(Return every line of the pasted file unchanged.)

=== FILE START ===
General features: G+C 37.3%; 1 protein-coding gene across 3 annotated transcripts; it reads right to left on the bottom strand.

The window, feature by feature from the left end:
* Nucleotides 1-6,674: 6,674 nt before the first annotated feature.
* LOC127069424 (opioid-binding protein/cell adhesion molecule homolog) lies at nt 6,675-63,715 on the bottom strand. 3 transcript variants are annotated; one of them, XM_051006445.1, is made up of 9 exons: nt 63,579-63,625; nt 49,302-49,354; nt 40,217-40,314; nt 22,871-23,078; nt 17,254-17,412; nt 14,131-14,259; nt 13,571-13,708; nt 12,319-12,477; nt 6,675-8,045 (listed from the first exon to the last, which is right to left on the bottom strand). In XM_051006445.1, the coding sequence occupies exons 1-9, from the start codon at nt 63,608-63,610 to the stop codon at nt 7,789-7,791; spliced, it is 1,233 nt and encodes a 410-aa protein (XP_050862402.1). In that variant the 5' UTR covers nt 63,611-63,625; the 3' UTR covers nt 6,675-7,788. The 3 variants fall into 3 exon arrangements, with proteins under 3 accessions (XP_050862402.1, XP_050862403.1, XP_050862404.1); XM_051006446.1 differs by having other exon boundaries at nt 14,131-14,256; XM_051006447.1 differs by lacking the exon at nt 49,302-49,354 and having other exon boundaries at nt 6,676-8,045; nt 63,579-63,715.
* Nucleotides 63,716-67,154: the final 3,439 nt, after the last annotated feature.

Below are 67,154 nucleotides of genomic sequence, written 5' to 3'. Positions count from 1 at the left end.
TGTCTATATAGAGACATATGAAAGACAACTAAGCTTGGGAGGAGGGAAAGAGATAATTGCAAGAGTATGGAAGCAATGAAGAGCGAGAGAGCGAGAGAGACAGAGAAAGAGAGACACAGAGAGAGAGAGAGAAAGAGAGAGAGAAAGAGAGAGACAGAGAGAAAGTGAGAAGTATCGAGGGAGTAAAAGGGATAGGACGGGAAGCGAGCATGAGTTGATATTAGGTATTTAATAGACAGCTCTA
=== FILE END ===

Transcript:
General features: G+C 37.3%; 1 protein-coding gene across 3 annotated transcripts; it reads right to left on the bottom strand.

The window, feature by feature from the left end:
* Nucleotides 1-6,674: 6,674 nt before the first annotated feature.
* LOC127069424 (opioid-binding protein/cell adhesion molecule homolog) lies at nt 6,675-63,715 on the bottom strand. 3 transcript variants are annotated; one of them, XM_051006445.1, is made up of 9 exons: nt 63,579-63,625; nt 49,302-49,354; nt 40,217-40,314; nt 22,871-23,078; nt 17,254-17,412; nt 14,131-14,259; nt 13,571-13,708; nt 12,319-12,477; nt 6,675-8,045 (listed from the first exon to the last, which is right to left on the bottom strand). In XM_051006445.1, the coding sequence occupies exons 1-9, from the start codon at nt 63,608-63,610 to the stop codon at nt 7,789-7,791; spliced, it is 1,233 nt and encodes a 410-aa protein (XP_050862402.1). In that variant the 5' UTR covers nt 63,611-63,625; the 3' UTR covers nt 6,675-7,788. The 3 variants fall into 3 exon arrangements, with proteins under 3 accessions (XP_050862402.1, XP_050862403.1, XP_050862404.1); XM_051006446.1 differs by having other exon boundaries at nt 14,131-14,256; XM_051006447.1 differs by lacking the exon at nt 49,302-49,354 and having other exon boundaries at nt 6,676-8,045; nt 63,579-63,715.
* Nucleotides 63,716-67,154: the final 3,439 nt, after the last annotated feature.

Below are 67,154 nucleotides of genomic sequence, written 5' to 3'. Positions count from 1 at the left end.
TGTCTATATAGAGACATATGAAAGACAACTAAGCTTGGGAGGAGGGAAAGAGATAATTGCAAGAGTATGGAAGCAATGAAGAGCGAGAGAGCGAGAGAGACAGAGAAAGAGAGACACAGAGAGAGAGAGAGAAAGAGAGAGAGAAAGAGAGAGACAGAGAGAAAGTGAGAAGTATCGAGGGAGTAAAAGGGATAGGACGGGAAGCGAGCATGAGTTGATATTAGGTATTTAATAGACAGCTCTA